by Jason F.

October 15, 2012

Customers don't just buy a product - they switch from something else. And customers don't just leave a product - they switch to something else.

It's in these switching moments that the deepest customer insights can be found. On the 2nd of November, a select group of 24 people will attend a unique, hands-on, full-day workshop to learn about "The Switch". Most businesses don't know the real reasons why people switch to - or from - their products. We'll teach you how to find out.

by David

July 30, 2012

Remember way back to, oh, six months ago when champagne was popping and markets were roaring?

Back when companies with no or few profits could premiere on the world stage to grand applause by merely converting a dollar into fifty cents? Those were the good times of boom, boom, pow. It's amazing how quickly everyone has gone from rocking out to that tune to loathing those same beats. But that's exactly what's happened to the pop stocks of just a few minutes ago. Here's a brief recap of just the last six months for three former stars...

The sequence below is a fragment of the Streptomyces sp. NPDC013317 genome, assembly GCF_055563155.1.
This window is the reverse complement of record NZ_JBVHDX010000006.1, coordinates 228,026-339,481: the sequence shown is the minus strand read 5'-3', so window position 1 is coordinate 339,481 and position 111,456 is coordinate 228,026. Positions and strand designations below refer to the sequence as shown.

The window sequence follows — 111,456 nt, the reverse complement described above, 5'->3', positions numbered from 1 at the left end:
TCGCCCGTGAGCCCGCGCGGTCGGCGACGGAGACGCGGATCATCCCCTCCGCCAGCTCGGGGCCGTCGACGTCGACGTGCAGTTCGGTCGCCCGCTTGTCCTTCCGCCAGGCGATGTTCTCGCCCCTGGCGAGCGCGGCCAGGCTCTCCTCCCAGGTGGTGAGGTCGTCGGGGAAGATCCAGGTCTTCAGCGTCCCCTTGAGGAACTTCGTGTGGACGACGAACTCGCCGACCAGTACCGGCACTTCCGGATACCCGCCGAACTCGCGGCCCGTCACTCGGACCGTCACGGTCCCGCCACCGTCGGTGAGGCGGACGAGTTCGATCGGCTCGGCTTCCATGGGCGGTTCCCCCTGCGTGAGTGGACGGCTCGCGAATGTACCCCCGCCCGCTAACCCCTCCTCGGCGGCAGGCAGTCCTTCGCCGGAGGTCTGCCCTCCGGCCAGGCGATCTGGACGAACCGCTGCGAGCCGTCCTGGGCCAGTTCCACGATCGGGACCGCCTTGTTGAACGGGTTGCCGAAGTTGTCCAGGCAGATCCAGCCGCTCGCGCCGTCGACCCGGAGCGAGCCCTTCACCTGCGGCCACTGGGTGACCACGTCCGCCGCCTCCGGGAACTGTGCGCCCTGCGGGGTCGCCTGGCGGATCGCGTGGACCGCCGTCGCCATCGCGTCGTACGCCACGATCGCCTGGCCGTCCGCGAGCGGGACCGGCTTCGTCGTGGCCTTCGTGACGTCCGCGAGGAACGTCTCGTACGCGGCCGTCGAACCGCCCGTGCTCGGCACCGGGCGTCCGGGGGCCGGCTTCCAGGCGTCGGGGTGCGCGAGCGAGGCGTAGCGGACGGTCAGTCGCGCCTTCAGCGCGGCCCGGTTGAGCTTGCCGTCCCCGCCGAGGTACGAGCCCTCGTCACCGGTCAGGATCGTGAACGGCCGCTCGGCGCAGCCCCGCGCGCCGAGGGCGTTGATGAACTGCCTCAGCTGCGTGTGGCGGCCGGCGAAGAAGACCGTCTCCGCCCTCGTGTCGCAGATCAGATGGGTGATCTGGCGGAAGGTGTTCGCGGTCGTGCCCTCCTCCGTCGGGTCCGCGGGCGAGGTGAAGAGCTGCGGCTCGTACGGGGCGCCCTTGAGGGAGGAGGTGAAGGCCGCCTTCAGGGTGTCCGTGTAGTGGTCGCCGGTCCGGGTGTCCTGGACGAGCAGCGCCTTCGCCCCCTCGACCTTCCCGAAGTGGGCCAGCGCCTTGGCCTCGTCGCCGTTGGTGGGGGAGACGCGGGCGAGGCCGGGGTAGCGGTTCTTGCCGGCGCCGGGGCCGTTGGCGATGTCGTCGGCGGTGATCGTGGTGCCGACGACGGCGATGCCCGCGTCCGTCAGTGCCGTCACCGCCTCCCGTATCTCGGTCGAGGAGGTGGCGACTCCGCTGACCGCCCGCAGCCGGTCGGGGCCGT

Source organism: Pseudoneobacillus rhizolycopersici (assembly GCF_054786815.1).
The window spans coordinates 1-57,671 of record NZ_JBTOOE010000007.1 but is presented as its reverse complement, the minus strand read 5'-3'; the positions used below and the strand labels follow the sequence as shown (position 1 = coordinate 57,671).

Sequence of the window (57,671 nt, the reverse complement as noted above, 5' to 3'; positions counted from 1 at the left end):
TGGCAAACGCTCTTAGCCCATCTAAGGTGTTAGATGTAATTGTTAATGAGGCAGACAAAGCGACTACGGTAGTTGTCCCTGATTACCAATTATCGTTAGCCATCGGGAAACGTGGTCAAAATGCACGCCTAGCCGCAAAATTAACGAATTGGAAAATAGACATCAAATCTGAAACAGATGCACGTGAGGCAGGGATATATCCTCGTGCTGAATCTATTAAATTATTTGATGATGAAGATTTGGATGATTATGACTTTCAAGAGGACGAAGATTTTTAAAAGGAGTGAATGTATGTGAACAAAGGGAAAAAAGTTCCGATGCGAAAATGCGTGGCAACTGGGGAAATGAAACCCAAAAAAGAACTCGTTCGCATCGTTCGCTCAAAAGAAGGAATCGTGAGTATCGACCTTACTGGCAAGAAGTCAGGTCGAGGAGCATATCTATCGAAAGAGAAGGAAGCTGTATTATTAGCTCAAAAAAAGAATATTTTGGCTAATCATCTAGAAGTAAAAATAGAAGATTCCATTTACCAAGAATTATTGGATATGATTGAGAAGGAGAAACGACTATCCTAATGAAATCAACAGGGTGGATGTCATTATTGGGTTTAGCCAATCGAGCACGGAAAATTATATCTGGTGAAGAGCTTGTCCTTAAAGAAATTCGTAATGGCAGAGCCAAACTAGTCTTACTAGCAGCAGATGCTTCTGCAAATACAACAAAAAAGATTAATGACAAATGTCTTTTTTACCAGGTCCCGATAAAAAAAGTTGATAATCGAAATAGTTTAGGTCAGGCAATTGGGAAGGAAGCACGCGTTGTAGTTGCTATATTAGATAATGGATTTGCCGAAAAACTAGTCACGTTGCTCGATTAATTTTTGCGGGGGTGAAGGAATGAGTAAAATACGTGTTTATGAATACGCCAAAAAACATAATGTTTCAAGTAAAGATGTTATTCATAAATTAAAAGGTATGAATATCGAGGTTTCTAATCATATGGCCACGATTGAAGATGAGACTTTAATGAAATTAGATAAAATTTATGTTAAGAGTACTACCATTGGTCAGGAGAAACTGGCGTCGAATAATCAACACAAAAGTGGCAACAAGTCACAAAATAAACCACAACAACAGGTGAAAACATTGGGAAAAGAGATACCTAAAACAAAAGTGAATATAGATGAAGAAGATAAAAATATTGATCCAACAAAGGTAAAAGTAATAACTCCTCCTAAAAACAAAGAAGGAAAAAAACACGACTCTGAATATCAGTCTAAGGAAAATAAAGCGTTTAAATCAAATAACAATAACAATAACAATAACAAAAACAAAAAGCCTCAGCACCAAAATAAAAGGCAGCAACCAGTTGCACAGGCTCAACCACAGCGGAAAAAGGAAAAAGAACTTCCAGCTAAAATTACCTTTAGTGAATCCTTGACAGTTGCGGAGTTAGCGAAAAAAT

by Noah

May 2, 2012

In college, I worked for a couple of years in a lab that tested the effectiveness of surgical treatments for ACL rupture using industrial robotics. Sometimes, the reconstructions didn't hold.

The surgeons involved were sometimes frustrated; it can be hard to look at data showing that something you did didn't work. But for the scientists and engineers, all that mattered was that we'd followed our testing protocol and gathered some new data. I came to learn that this attitude is exactly what it takes to be a successful scientist over the long term and not merely a one-hit wonder. Occasionally, when we're running an A/B test someone will ask me what I call "success" for a given test. My answer is perhaps a bit surprising to some...

by Sam

March 15, 2012

We've been busy tightening the nuts and bolts on the all-new Basecamp in the wake of last week's launch. As part of the process, I decided to take a closer look at client-side page load performance.

Shaving even a tenth of a second off of page load time can have a big impact on perceived performance, so it's a worthwhile investment. Profiling the JavaScript page load event led to a surprising revelation. On pages with many to-dos, an overwhelming majority of the time was spent initializing sortable behavior. The culprit looked something like this...

by Dave Driesmans

February 8, 2012

Here he is: our default profile picture. You may know him as "Generic Avatar".

He's the picture you get when you create a new account and profile on Basecamp, Highrise, Backpack, and Campfire. Mr. Default is a standard guy. He's found everywhere on the web (in variations): message boards, comments, activity streams. He forces everyone to look like him regardless of gender, race, and physicality. He's also very boring.

Carschooling by Diane Flynn Keith